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Godzdogz

The blog of the Dominican student brothers at Blackfriars, Oxford.

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A-Z of the Mass: Rubrics

Thursday, September 09, 2010
“It’s not in the rubrics!” If you like to get a warm discussion underway in a religious house this is always a good way to make a start. The interpretation of the finer points in the rubrics has long been a subject for lively conversation, and rather fittingly it is a mark of how important they are in the life and worship of the Church. Suffice it to say that we will here treat the general idea of rubrics rather than begin a discussion of the minutiae.

The word rubric is said to derive from the Latin rubrica which was originally used to signify the red earth used by carpenters to mark their saw lines and subsequently by jurisconsults of the ancient world to mark, in red, the titles of their legal pronouncements. It followed that in the Church this custom was adopted to identify not the formulae of prayers but the rules and instructions given for their recitation. The explicit use of the term appears in some fourteenth century Church manuscripts and has been very much a part of ensuring that a correct explanation of the use of liturgical texts is maintained ever since. Hence we hold to the phrase “Lege rubrum si vis intelligere nigrum”, read the red if you would understand the black.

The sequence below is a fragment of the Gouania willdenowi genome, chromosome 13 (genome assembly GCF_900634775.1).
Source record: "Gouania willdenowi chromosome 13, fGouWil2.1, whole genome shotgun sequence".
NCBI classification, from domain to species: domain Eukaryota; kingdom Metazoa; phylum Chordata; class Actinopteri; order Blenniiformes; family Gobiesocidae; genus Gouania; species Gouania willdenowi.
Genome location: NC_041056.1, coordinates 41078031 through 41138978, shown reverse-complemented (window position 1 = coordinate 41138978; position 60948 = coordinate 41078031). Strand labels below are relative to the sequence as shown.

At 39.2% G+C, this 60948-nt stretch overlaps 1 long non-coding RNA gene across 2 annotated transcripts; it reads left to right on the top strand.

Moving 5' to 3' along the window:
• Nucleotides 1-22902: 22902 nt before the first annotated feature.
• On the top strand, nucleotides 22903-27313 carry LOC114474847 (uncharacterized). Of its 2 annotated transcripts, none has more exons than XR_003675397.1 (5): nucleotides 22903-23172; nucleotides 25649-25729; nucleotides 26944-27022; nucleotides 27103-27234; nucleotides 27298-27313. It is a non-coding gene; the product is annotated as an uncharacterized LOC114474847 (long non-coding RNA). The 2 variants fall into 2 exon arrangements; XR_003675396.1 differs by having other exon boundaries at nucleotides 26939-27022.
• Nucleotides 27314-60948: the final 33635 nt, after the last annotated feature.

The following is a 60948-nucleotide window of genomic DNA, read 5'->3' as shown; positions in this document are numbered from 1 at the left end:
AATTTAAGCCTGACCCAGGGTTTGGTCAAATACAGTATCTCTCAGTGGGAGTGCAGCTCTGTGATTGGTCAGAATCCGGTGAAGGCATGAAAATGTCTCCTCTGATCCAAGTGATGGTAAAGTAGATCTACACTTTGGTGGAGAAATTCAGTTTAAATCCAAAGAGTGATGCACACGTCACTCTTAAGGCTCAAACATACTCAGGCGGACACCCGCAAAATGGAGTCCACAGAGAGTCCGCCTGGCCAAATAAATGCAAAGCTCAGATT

Observing the rubrics as laid down by the authority of the Church, is then, a vital part in regulating the public worship of God and ultimately in ensuring, particularly during the Mass, that all due reverence and honour are given to the Blessed Sacrament. It is for this reason that the rubrics, found for example in the Roman Missal, tend toward precision, but we must readily guard against celebrating the rules for themselves or allowing them to obscure the very reason for their function.

The rubrics themselves tend to fall into three working categories, those which regulate the Divine Office, those of the Mass, and those pertaining to the administration of the sacraments. The rubrics are to be seen as intertwined with Church dogma, enabling us to express appropriately, as they do, what we really believe as members of the Church. From this standpoint it is easy to see that their proper observance is essential and as such rubrics are not options (unless they are stated as such) but prescriptions that should be carefully followed in order to fully and truthfully express our faith in our public worship. As such, we should always be mindful of Canon 846 in the Code of Canon Law which states, “The liturgical books, approved by the competent authority, are to be faithfully followed in the celebration of the sacraments. Accordingly, no one may on a personal initiative add to or omit or alter anything in those books.”

If we follow this prescription, then we obediently offer to God worship that is deemed by his Church fitting and proper, and ensure that all due reverence and honour are maintained for those vital elements of the faith which we express in our public worship as a Church.

Graham Hunt OP

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